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Peer Reviewed

1

DOI

10.13008/2151-2957.1313

Abstract

For nearly a decade, big data has been hyped as an amazing new technology that will benefit corporations and consumers alike. By promising customized knowledge at an accelerated pace, big data technologies have slowly saturated the digital systems American consumers use to live, work, and play. Yet have the promised benefits materialized? An examination of the proposed contact tracing applications in response to the novel coronavirus alongside existing wearable technologies reveal that our trust and vulnerability, opening our bodies to be sensed by these networked systems, is a fraught rhetorical activity: not because an omniscient system now sees us and cares for us in our time of grave need. Rather, the opaque system misunderstands our embodied rhetorical actions, is incapable of moving the American polis, and cannot generate the promised collective action.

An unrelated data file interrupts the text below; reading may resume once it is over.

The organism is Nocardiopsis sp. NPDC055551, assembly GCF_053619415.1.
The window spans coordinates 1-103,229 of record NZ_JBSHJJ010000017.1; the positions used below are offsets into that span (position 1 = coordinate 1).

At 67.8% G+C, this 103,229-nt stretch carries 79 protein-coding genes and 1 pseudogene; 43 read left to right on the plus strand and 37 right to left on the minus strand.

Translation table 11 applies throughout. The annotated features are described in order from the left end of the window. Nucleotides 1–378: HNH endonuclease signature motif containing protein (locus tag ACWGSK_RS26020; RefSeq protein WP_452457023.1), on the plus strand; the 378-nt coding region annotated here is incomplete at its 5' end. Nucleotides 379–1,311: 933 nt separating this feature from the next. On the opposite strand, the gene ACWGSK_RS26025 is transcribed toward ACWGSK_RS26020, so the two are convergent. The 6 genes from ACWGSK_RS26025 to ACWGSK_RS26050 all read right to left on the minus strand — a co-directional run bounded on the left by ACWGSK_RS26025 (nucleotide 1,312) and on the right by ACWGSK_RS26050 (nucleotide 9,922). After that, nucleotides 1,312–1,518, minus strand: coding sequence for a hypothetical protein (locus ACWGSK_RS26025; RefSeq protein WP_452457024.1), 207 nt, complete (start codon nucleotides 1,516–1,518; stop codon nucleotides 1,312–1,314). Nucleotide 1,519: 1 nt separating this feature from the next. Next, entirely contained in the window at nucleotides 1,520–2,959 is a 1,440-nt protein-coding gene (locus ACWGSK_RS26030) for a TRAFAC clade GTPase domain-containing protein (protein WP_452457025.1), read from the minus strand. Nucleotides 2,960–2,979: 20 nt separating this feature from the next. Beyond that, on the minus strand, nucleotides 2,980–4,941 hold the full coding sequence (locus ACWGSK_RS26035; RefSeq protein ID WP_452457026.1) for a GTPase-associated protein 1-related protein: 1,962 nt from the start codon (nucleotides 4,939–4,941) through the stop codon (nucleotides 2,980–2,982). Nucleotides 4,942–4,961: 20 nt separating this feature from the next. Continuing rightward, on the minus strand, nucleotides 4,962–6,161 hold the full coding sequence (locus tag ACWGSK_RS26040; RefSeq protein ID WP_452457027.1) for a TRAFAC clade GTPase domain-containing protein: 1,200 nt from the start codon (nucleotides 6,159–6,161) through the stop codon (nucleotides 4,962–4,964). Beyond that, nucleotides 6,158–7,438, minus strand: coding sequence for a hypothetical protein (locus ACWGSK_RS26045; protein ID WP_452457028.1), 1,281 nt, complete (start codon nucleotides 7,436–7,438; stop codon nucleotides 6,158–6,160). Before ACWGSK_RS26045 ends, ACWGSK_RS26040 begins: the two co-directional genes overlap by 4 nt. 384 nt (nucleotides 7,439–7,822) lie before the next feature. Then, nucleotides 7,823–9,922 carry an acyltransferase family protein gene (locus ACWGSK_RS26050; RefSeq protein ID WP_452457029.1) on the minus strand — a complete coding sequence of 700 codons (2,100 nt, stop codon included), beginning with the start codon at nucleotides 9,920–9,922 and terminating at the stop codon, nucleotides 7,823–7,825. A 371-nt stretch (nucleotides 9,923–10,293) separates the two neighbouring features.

Keywords

Big Data, Contact Tracing, Control, Kairos, Embodiment, Procedural Rhetoric

Rights

Copyright © 2021 the authors

Creative Commons License

Creative Commons License
This work is licensed under a Creative Commons Attribution-Noncommercial 4.0 License

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